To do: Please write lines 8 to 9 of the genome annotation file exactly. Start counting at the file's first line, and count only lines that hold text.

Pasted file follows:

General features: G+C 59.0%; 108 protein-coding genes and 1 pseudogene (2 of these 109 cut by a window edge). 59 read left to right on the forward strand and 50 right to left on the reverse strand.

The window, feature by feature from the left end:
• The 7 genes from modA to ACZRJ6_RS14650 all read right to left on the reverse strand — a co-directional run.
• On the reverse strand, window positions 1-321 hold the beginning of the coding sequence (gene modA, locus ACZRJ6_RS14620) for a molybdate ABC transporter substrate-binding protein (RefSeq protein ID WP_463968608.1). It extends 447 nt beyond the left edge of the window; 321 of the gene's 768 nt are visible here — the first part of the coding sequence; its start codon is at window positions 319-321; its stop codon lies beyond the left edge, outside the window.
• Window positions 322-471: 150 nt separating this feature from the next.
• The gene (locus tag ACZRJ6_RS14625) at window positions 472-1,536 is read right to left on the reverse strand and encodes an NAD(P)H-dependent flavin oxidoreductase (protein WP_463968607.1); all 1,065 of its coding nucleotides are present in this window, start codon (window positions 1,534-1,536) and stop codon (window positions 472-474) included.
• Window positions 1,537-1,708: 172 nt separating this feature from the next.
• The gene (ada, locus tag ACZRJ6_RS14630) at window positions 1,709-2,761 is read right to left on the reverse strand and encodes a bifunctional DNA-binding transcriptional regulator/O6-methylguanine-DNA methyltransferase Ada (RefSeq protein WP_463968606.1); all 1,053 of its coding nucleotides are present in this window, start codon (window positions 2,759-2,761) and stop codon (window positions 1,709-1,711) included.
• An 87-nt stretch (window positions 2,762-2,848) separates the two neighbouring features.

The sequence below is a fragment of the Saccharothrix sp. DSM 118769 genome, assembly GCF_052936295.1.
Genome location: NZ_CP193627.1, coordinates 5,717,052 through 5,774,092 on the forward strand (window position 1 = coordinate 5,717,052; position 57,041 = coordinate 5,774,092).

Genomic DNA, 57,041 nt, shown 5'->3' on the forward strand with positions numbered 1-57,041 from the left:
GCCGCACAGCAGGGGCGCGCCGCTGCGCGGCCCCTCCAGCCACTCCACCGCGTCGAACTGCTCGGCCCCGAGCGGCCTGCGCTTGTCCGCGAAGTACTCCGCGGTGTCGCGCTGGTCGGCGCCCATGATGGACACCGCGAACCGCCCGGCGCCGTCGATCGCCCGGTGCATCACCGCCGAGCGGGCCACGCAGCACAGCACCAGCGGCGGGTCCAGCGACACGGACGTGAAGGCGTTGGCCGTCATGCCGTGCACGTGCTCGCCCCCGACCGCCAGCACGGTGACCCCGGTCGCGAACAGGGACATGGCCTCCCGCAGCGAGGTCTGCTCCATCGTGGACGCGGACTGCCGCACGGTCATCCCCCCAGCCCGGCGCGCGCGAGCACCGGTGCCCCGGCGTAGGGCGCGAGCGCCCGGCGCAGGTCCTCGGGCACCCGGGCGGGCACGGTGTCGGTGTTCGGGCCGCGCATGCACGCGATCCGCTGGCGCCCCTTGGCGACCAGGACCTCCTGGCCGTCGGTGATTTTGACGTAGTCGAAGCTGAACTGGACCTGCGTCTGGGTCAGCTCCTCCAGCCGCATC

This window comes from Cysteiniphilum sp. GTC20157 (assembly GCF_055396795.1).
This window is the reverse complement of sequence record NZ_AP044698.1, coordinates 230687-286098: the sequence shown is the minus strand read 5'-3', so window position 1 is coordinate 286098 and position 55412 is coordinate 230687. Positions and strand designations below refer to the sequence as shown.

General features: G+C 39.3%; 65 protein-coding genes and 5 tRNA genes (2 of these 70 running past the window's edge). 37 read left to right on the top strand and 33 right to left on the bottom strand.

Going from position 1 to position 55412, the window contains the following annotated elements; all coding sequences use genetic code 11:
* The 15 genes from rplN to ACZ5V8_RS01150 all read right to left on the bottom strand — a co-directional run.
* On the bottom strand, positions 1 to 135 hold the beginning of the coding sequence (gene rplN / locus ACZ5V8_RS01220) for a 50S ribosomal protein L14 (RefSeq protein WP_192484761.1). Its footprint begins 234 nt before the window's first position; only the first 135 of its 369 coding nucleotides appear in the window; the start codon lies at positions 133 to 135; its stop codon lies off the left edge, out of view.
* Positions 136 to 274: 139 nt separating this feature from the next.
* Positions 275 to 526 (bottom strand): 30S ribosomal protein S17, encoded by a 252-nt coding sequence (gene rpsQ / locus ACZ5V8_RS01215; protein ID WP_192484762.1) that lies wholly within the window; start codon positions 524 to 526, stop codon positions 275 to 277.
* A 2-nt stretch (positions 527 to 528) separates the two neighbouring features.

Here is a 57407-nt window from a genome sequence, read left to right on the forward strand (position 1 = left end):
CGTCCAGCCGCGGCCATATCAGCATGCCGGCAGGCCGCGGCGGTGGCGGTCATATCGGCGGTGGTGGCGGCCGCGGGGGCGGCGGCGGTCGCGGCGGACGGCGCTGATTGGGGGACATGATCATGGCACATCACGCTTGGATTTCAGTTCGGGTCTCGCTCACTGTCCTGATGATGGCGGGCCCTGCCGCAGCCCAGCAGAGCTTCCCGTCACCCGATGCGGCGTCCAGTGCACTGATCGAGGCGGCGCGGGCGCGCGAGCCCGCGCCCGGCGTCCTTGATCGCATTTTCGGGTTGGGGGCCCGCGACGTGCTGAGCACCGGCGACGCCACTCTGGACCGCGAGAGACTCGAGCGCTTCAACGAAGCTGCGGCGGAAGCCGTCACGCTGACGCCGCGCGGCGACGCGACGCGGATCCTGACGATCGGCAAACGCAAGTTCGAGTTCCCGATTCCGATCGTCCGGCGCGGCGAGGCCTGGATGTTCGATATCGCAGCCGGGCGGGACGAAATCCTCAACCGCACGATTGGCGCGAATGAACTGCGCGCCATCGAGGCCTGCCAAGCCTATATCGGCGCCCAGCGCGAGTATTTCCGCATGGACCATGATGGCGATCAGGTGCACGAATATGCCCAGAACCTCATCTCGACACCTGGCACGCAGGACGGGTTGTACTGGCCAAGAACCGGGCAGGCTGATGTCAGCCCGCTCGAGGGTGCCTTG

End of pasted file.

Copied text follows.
• The gene (ada, locus tag ACZRJ6_RS14630) at window positions 1,709-2,761 is read right to left on the reverse strand and encodes a bifunctional DNA-binding transcriptional regulator/O6-methylguanine-DNA methyltransferase Ada (RefSeq protein WP_463968606.1); all 1,053 of its coding nucleotides are present in this window, start codon (window positions 2,759-2,761) and stop codon (window positions 1,709-1,711) included.
• An 87-nt stretch (window positions 2,762-2,848) separates the two neighbouring features.